Unresolved Naga problem main issue in LS election
Election in the lone Nagaland Lok Sabha constituency has always been dominated by the unresolved Naga political problem. Any party which aspires to represent the state in the Parliament promises to resolve the issue in a bid to get voters support, but the problem remains where it has always been ever since the state was formed in 1963.india Updated: Apr 10, 2009 22:59 IST
Election in the lone Nagaland Lok Sabha constituency has always been dominated by the unresolved Naga political problem. Any party which aspires to represent the state in the Parliament promises to resolve the issue in a bid to get voters support, but the problem remains where it has always been ever since the state was formed in 1963.
The constituency is witnessing a direct fight between C M Chang of NPF and former two term MP Asungba Sangtam of Congress in the April 16 parliamentary poll, though there is a candidate from Trinamool Congress too.
Both the main contending parties are wooing the voters by accusing each other of not doing enough for resolving the vexed problem. Both promise to pursue the Centre for an early settlement of the protracted problem if they win the election.
The state also goes to by-polls in four assembly seats. Whether it was assembly or parliamentary election, every electoral exercise has experienced large voter turn-out in Nagaland despite boycott calls by underground organisations.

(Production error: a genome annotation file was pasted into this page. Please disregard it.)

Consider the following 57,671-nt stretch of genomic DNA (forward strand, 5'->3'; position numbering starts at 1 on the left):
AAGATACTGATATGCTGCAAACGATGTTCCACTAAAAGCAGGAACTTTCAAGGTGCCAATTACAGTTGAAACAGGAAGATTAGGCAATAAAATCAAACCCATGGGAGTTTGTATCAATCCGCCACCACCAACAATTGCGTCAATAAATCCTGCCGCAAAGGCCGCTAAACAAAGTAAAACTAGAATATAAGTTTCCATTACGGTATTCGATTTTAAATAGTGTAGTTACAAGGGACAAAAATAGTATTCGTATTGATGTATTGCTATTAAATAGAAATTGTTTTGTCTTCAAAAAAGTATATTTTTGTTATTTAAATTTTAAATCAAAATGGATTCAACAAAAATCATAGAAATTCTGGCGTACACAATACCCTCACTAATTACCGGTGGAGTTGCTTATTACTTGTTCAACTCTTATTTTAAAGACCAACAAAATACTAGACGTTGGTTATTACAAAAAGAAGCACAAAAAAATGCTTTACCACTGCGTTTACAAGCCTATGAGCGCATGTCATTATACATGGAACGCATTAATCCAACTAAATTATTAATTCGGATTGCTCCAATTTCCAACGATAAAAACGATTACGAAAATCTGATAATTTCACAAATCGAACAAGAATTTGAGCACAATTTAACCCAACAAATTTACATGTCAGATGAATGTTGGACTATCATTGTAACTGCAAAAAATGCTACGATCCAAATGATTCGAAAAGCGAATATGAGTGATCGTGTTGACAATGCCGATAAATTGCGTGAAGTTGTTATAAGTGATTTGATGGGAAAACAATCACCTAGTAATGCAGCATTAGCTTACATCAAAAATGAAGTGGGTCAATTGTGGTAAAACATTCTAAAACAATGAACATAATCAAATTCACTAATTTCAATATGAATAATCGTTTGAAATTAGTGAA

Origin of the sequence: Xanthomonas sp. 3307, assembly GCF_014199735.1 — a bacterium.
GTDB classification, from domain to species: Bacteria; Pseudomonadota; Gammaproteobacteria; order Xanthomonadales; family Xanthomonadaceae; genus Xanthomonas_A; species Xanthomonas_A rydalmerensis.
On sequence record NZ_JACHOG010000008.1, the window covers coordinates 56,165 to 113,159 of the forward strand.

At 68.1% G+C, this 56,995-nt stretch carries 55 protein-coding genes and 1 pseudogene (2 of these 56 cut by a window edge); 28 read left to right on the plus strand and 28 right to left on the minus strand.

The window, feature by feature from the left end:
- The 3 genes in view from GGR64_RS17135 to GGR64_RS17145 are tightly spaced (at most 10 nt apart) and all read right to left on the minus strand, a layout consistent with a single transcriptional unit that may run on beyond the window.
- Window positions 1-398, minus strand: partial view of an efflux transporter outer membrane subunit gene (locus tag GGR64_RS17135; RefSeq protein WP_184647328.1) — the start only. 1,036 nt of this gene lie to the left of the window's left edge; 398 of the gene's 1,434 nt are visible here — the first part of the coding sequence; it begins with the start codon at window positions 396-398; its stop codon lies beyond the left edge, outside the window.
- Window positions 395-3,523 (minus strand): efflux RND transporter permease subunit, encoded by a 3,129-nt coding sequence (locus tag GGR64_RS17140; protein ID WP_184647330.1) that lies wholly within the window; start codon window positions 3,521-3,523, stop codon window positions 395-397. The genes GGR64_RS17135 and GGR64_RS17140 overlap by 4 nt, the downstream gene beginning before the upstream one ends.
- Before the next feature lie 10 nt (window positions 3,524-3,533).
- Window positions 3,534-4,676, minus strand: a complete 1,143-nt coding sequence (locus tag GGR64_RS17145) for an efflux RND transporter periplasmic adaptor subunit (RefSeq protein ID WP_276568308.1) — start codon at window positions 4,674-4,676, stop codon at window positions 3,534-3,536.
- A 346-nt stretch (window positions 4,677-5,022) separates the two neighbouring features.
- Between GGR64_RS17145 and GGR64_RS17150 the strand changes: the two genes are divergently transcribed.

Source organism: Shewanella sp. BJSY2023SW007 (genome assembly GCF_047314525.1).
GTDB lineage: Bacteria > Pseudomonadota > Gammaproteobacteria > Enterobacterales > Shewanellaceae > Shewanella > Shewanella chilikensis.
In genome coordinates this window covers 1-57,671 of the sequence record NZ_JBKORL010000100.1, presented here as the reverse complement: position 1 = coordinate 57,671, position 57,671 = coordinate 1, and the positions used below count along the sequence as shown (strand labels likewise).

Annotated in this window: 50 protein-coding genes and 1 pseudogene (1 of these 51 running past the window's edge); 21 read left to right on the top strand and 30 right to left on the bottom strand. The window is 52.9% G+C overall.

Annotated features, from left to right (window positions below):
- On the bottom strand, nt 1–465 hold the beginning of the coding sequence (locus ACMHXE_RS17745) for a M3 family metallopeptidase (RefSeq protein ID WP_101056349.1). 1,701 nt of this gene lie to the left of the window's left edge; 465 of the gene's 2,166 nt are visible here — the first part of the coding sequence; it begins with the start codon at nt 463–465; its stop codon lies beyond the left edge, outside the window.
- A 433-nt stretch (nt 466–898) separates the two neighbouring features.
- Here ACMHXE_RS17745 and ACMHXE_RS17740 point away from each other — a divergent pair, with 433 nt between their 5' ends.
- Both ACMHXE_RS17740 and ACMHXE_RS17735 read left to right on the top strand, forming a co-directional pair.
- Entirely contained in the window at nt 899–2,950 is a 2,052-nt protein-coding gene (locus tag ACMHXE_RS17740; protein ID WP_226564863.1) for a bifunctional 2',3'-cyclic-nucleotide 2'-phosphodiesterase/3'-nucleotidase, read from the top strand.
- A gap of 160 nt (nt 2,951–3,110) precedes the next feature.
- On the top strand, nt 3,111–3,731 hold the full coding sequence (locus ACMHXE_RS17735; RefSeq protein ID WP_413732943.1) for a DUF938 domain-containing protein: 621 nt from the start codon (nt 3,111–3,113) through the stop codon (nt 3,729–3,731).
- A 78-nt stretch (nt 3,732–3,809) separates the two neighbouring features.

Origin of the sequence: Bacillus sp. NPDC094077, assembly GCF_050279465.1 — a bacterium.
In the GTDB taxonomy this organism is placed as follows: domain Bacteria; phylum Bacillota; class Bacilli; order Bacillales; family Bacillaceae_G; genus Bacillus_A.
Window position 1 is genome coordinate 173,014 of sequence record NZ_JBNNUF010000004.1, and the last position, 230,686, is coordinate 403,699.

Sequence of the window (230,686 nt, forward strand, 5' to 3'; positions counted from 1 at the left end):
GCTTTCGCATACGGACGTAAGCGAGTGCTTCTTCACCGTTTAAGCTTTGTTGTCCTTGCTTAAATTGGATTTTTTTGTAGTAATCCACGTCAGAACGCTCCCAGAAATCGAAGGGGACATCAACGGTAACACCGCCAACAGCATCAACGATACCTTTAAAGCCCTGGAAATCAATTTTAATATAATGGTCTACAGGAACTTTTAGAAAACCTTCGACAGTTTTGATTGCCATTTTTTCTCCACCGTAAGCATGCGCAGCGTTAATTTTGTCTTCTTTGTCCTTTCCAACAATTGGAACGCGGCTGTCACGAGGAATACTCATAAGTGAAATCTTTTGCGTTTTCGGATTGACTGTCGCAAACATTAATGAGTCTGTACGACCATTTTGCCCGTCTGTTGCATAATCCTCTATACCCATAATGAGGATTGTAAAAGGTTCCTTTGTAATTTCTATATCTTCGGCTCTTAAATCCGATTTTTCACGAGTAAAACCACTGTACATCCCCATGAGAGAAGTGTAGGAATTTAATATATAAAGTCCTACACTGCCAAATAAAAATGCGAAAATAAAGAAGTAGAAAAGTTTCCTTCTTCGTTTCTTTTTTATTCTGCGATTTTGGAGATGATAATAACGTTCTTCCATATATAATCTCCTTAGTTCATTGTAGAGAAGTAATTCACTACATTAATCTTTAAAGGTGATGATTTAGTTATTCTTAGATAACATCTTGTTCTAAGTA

Till the emergence of Congress into political arena of Nagaland in late seventies, this seat was represented by either of the two regional outfits.
Although in past three decades none from Nagaland was accommodated in the central ministry, former chief minister and present Maharashtra governor S C Jamir got berth in Indira Gandhi's cabinet in the 70s.
The veteran Naga politician was also a parliamentary secretary during Nehru's tenure. With the emergence of Congress, the regional politics also gathered its strength in electoral politics and by and large both the contenders captured the lone parliamentary seat equally in the past three decades.
Riding on the Janata wave during emergency era Rano Seiza, only lady parliamentarian from the state till date, wrested this seat with a landslide victory which further strengthened the regional politics in the state.
The Congress wrested the seat in 1998 parliamentary election when the party was in power in the state but this poll was boycotted by other political parties under a peculiar political circumstance. In the next year's election, the Congress retained the seat in a triangular contest which was also fought by BLP, the first foray into Nagaland electoral politics.